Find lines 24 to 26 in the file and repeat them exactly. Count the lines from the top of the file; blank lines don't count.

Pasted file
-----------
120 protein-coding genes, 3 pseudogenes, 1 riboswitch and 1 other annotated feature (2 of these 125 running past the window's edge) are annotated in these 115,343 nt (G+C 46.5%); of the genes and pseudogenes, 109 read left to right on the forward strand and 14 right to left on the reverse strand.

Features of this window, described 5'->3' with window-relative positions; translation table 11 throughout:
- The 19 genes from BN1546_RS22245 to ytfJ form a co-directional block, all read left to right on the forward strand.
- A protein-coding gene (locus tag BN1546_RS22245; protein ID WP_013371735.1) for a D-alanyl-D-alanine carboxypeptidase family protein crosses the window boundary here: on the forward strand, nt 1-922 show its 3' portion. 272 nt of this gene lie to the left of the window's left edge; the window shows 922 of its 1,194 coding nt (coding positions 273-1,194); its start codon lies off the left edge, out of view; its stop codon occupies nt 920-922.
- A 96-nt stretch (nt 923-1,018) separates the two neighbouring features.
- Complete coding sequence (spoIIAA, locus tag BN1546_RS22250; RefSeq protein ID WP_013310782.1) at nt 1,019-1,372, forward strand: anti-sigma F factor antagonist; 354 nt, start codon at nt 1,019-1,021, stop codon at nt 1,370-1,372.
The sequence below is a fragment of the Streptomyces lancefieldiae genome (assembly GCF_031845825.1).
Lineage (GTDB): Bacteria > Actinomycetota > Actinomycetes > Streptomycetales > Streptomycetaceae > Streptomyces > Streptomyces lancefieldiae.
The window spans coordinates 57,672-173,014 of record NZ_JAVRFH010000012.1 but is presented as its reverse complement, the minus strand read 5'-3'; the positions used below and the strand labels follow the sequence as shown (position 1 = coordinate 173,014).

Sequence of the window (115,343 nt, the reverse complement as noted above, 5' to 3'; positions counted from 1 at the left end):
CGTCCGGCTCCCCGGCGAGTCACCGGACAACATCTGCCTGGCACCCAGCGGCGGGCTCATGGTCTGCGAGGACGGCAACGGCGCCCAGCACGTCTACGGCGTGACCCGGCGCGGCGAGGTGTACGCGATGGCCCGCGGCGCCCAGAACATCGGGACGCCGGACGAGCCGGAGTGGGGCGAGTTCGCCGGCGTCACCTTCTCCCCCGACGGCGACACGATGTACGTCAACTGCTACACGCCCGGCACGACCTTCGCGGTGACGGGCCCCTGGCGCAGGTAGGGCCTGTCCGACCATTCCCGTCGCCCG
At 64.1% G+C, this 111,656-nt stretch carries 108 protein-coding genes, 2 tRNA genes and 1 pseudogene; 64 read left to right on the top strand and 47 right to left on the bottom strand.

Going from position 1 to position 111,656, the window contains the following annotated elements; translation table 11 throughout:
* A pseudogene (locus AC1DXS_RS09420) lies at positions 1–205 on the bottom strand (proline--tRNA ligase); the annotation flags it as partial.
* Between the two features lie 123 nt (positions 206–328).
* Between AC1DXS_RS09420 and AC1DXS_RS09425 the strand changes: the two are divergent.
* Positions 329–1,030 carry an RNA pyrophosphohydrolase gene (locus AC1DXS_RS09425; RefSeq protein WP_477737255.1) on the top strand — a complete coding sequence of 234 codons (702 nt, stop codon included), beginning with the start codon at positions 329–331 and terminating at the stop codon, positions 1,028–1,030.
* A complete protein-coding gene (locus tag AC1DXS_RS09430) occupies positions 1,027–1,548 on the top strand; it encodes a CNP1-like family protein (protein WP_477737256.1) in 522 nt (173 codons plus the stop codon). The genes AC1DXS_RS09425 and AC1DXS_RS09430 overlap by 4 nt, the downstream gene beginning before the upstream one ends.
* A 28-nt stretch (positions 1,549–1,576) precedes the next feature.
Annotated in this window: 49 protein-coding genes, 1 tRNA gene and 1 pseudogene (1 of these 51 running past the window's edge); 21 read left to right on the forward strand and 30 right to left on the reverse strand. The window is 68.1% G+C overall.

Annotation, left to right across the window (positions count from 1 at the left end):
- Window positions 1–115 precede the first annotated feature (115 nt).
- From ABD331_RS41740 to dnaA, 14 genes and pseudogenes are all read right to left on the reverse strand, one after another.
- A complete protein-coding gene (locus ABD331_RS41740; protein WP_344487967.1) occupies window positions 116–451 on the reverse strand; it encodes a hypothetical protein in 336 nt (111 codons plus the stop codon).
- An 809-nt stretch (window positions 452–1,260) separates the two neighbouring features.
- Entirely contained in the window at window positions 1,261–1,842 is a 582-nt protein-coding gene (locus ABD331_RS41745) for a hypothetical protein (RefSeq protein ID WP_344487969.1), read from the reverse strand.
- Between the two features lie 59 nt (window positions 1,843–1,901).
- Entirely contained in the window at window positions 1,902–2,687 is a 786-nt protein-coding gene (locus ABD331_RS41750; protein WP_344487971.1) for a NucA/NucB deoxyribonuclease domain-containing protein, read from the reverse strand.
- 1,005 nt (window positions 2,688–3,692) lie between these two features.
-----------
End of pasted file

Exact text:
- A complete protein-coding gene (locus ABD331_RS41740; protein WP_344487967.1) occupies window positions 116–451 on the reverse strand; it encodes a hypothetical protein in 336 nt (111 codons plus the stop codon).
- An 809-nt stretch (window positions 452–1,260) separates the two neighbouring features.
- Entirely contained in the window at window positions 1,261–1,842 is a 582-nt protein-coding gene (locus ABD331_RS41745) for a hypothetical protein (RefSeq protein ID WP_344487969.1), read from the reverse strand.